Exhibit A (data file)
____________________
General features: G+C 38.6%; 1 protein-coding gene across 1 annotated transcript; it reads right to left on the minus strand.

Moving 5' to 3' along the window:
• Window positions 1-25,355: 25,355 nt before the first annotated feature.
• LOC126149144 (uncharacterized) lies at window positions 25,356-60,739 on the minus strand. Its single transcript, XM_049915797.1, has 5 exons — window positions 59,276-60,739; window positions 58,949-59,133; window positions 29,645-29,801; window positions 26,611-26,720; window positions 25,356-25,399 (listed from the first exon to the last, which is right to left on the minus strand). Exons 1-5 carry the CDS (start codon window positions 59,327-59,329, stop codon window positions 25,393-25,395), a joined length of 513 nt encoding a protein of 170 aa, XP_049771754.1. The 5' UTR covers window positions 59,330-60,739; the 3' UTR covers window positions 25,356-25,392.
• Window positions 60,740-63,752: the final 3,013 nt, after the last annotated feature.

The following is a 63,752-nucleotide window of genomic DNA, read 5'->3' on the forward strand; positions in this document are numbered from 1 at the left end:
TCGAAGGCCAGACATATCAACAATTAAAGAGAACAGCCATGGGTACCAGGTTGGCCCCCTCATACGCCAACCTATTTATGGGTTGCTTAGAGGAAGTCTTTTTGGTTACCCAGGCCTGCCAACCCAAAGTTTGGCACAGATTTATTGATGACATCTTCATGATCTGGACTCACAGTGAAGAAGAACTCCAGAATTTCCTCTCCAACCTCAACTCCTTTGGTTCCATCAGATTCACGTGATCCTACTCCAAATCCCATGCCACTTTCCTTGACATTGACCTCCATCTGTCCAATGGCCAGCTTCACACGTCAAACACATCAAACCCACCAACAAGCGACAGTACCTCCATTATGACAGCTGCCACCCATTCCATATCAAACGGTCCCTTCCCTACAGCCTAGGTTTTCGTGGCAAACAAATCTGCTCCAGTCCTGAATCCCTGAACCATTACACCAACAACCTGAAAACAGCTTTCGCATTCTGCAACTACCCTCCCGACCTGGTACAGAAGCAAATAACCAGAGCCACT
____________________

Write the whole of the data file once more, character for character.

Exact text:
General features: G+C 38.6%; 1 protein-coding gene across 1 annotated transcript; it reads right to left on the minus strand.

Moving 5' to 3' along the window:
• Window positions 1-25,355: 25,355 nt before the first annotated feature.
• LOC126149144 (uncharacterized) lies at window positions 25,356-60,739 on the minus strand. Its single transcript, XM_049915797.1, has 5 exons — window positions 59,276-60,739; window positions 58,949-59,133; window positions 29,645-29,801; window positions 26,611-26,720; window positions 25,356-25,399 (listed from the first exon to the last, which is right to left on the minus strand). Exons 1-5 carry the CDS (start codon window positions 59,327-59,329, stop codon window positions 25,393-25,395), a joined length of 513 nt encoding a protein of 170 aa, XP_049771754.1. The 5' UTR covers window positions 59,330-60,739; the 3' UTR covers window positions 25,356-25,392.
• Window positions 60,740-63,752: the final 3,013 nt, after the last annotated feature.

The following is a 63,752-nucleotide window of genomic DNA, read 5'->3' on the forward strand; positions in this document are numbered from 1 at the left end:
TCGAAGGCCAGACATATCAACAATTAAAGAGAACAGCCATGGGTACCAGGTTGGCCCCCTCATACGCCAACCTATTTATGGGTTGCTTAGAGGAAGTCTTTTTGGTTACCCAGGCCTGCCAACCCAAAGTTTGGCACAGATTTATTGATGACATCTTCATGATCTGGACTCACAGTGAAGAAGAACTCCAGAATTTCCTCTCCAACCTCAACTCCTTTGGTTCCATCAGATTCACGTGATCCTACTCCAAATCCCATGCCACTTTCCTTGACATTGACCTCCATCTGTCCAATGGCCAGCTTCACACGTCAAACACATCAAACCCACCAACAAGCGACAGTACCTCCATTATGACAGCTGCCACCCATTCCATATCAAACGGTCCCTTCCCTACAGCCTAGGTTTTCGTGGCAAACAAATCTGCTCCAGTCCTGAATCCCTGAACCATTACACCAACAACCTGAAAACAGCTTTCGCATTCTGCAACTACCCTCCCGACCTGGTACAGAAGCAAATAACCAGAGCCACT